A Minute with Marco - March

Welcome to Kaikōura and Hurunui Waiau Uwha zone delivery lead Marco Cataloni's monthly column.

Kaikōura and Hurunui Waiau Uwha zone delivery lead Marco Cataloni

Kaikōura and Hurunui Waiau Uwha zone delivery lead Marco Cataloni

Kia ora everyone,

Hope you are all keeping well. I know there’s a bit of illness around with many getting their second round of COVID-19 — so please take care and take it easy where you can.

I don’t know about you, but I’ve definitely noticed a drop in the temperature as of late. Autumn has come around quickly, and I’m sure winter will too.

So I thought it was best I pass on some advice for the cooler months now, while we get prepared.

Outdoor burning

Outdoor burning can be a real nuisance for neighbours and adds to air pollution. The Canterbury Air Regional Plan allows some outdoor burning, but we do encourage alternatives such as composting, mulching, using kerb-side collective services or visiting a transfer station.

The air plan’s burning measures are based on property size and whether you’re in a rural or urban area. Even if burning is allowed under our rules, you need to be aware that Fire and Emergency New Zealand has its own restrictions and permitting requirements, which can be found at checkitsalright.nz.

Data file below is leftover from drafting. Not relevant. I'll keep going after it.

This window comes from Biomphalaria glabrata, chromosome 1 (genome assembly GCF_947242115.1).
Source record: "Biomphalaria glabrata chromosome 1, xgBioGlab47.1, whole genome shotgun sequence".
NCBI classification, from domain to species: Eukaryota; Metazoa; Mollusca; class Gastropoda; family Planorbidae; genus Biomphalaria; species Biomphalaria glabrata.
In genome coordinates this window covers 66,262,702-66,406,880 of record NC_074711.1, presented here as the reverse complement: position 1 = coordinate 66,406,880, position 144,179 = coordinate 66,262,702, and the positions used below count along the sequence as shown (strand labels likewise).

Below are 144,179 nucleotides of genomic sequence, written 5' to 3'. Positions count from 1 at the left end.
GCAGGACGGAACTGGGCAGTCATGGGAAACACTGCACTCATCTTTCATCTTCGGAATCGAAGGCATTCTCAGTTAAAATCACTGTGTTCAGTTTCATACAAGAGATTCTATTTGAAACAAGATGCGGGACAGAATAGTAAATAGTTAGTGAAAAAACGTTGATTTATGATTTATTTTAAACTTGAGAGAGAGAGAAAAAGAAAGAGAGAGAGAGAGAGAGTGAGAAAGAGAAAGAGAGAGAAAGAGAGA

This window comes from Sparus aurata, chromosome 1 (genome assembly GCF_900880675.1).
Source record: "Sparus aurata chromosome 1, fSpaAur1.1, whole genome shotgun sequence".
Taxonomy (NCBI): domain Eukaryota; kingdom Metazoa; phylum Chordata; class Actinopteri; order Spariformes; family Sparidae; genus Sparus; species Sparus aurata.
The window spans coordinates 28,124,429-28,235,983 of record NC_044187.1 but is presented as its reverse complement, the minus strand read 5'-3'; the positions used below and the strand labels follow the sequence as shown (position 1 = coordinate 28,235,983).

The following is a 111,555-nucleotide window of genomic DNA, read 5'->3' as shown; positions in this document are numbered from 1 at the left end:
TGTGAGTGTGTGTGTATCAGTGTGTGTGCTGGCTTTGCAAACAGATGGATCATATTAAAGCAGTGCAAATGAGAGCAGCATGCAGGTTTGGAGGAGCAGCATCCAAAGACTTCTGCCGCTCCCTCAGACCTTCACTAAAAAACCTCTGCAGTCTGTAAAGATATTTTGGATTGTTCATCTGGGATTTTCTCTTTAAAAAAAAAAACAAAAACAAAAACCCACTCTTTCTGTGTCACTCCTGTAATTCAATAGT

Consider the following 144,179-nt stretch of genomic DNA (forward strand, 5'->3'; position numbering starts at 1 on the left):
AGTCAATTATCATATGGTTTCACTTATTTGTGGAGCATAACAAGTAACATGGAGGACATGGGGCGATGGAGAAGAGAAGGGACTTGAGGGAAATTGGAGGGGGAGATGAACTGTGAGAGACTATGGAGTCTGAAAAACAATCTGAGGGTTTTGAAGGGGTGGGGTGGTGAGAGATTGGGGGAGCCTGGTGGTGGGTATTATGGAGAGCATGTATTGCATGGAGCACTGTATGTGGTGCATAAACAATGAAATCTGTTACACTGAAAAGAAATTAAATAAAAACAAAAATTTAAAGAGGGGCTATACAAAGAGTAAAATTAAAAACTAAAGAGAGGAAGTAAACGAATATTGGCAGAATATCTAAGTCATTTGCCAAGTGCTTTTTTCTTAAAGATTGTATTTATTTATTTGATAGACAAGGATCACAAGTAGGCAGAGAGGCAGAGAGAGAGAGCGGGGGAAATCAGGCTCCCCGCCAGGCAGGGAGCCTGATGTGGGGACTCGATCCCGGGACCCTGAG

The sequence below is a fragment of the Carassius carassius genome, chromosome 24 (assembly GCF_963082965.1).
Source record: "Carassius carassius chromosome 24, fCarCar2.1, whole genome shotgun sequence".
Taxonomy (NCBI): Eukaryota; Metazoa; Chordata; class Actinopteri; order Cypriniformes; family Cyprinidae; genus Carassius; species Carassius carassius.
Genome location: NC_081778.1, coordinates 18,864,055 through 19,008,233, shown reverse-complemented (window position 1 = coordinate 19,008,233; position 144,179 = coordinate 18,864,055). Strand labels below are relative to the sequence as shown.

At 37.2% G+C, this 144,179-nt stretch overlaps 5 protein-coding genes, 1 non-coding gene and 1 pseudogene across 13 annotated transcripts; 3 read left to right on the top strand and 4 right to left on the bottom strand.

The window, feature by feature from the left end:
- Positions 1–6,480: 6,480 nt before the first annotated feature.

If you live on a property less than two hectares in size, you cannot burn outdoors, even if you are in a rural area. The only exception is outdoor cooking — including BBQs, pizza ovens, hāngī or umu — if the smoke is not offensive or objectionable beyond your property boundary. You will need resource consent for burning green waste.

If you live on a property over two hectares, you can burn vegetation (excluding standing crop residue — this type of burning has its own set of regulations), paper, cardboard or untreated wood, but you must meet a number of conditions - these can be found at ecan.govt.nz/outdoorburning.

Warmer, Cheaper

Another thing to consider as we approach winter, is how we warm our homes. Environment Canterbury has an annual campaign all about this — called Warmer, Cheaper.

It gives you a bunch of tips about how to minimise pollution, heat your house more efficiently and save you money. Sounds pretty good right?

You can find it all at warmercheaper.co.nz. Tips include improving your smoke-free burning technique with our simple guide and you’ll also find video demonstrations and helpful links. Definitely worth checking out.

Coming up

Before we know it, we’ll be well into April and preparing for Easter. Chat again then.

All the best,